Adventures in Beekeeping; Inside our Warre Hive

Posted by on June 20, 2013 at 7:30 am.

Since acquiring our honeybees, I check on them daily. I love watching them. I must say they add additional joy to my already sparkling days. Life is too short, to spend it grumbling/complaining. I make the most with what’s been given to me.

Bee watching is fascinating…

While it’s true that I have gleaned a lot of knowledge about honeybees from my years of research about them that experience is  completely different than actually having your own hives. Since introducing honeybees onto our property, my knowledge (and love) of these amazing creatures  has increased! I’m enjoying my adventures in beekeeping immensely.

Warre hive early morning activity_4.6.20.13

Warre hive; early morning activity


When I check out the honeybees, I rarely open up the beehive and I’m not always peeking into the observation window. I just like watching what they do.

Warre hive early morning activity_5.6.20.13

Warre hive early morning activity; working the comb


From my observations I’ve found that around 6:00 a.m., most of the honeybees are still inside the hive (for now).

Warre hive early morning activity_2.6.20.13


If you were to think they’re sleeping at that time, you would be wrong. As you can see they are fairly active with their inside hive duties.


Warre hive early morning activity_1.6.20.13


As the day progresses, you’ll see the foragers come outside the hive to gather nectar (some collect water) and I enjoy watching them return to the hive. The guard bees are at the entrance to greet them and make sure they actually belong to the hive.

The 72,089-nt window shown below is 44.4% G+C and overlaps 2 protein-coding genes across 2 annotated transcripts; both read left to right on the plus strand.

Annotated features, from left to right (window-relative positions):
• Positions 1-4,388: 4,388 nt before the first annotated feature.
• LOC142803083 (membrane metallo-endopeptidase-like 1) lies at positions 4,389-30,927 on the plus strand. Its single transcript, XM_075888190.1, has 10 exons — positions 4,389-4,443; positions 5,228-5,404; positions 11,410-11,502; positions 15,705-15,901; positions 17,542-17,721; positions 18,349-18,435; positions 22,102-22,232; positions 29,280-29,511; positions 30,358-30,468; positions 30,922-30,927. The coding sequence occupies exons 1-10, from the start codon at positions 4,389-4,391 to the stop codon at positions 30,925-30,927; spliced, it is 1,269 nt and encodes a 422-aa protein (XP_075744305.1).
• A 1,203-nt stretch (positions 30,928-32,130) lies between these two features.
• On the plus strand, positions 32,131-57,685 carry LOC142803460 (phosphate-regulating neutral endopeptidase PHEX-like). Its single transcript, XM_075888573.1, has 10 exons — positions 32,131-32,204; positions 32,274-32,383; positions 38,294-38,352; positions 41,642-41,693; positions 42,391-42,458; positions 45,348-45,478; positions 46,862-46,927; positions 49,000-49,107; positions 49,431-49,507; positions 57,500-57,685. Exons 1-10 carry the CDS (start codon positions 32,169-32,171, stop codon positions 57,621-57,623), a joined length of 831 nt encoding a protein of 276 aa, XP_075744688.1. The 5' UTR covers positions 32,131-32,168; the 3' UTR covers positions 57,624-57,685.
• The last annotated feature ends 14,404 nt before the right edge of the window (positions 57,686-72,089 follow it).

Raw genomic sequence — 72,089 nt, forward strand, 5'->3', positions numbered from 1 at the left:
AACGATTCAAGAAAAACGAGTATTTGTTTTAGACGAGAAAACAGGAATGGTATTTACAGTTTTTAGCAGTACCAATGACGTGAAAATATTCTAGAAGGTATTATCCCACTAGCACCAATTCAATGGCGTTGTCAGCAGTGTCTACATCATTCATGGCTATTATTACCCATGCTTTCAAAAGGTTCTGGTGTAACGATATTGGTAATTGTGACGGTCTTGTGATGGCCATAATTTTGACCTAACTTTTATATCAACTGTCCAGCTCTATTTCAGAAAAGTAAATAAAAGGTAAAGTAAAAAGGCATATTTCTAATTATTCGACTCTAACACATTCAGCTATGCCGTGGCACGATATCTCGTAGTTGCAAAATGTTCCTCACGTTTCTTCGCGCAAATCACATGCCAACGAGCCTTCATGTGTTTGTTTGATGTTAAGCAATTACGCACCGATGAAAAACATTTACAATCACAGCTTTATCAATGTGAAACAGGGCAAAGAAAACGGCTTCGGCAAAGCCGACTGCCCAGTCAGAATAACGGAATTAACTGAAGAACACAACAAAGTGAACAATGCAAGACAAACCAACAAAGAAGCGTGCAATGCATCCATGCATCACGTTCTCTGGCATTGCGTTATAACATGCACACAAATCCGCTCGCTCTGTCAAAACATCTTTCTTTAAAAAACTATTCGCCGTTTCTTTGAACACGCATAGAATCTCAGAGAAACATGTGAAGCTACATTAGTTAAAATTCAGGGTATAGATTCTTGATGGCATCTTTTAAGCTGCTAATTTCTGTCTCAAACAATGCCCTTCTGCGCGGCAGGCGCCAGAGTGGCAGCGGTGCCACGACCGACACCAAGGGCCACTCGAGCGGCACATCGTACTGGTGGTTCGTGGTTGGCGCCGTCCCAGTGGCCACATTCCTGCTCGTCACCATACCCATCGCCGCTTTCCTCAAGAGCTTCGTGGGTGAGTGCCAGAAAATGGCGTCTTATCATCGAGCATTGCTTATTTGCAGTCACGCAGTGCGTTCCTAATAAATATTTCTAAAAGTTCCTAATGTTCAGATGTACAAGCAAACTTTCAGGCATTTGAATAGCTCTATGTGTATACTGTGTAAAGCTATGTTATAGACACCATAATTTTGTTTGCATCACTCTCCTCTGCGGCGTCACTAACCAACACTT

It’s amazing watching a healthy and busy beehive.  And for me, it’s another sign of how truly awesome our God is.

Thanks to the added insect repelling plants and neem solution my daughter and I are able to sit outside and watch them without being bit!





  • Jennifer says:

    I have been making efforts to let ‘less’ bother me the last several months and I really think going vegan has helped! I’m not as cranky. I’m excited that you are excited about your new yard guests. I love learning about them thru you! LOVE the photos! I see the color starting to change on the white comb thing with honey, eh!? COOL! Very neat! I know…I know…I’m Sooooo technical LOL 🙂
    Jennifer recently posted..Stir Fry Time, A Word About Coconut Animos, Mild Nacho Cheez Sauce, Mac & Cheez Peas, Portabella Burger, B Vitamins


    Opal Reply:

    Hi @Jennifer, They’re amazing right? I love these sweet little companions. I can’t imagine not having honeybees.

    These two bars don’t have honeycomb. New comb is light in color but as time progresses it gets darker.

    After a while the brood comb (place were eggs are laid) will turn from yellow, brown and eventually black. From my readings it seems that the honeybees prefer the darker comb. However, some speculate, those dark combs can also be the source of bee health problems.

    I plan to remove the brood comb before it gets that dark. I’d speculate that the stickiness of the cocoon attracts all sorts of thing to those brood cells. Once the cell is uncapped the larvae is fed a thousand times daily by the nurse bees. Worker bees are constantly bringing in pollen into the hive, this also means they’re tracking dirt and debris. Not to mention they coat the brood cells with propolis. I could go on about this topic. There are many factors that cause comb to change. 😉
    Opal recently posted..Adventures in Beekeeping: Queen, worker bee larva, and honey spotted


    Jennifer Reply:

    Thanks for setting me straight on this! 🙂
    I learn so much from you! LOVE it!
    Jennifer recently posted..Avocado Cacao Mousse, Jalapeno Eggplant Cakes, Tahini Dressings & Sauces


    Opal Reply:

    @Jennifer, we learn from each other. I do happen to know a lot about honeybees and am learning even more since acquiring them. Research took me far, but actually having them in our yard has taken my learning to another level.
    Opal recently posted..Outdoor gardening; Day lily

  • curls and q says:

    Q – Love the photos! What a joy! 😎
    curls and q recently posted..Time For Checkers?


    Opal Reply:

    Thanks @curls and q, They certainly are.
    Opal recently posted..Adventures in Beekeeping: Bee Larvae


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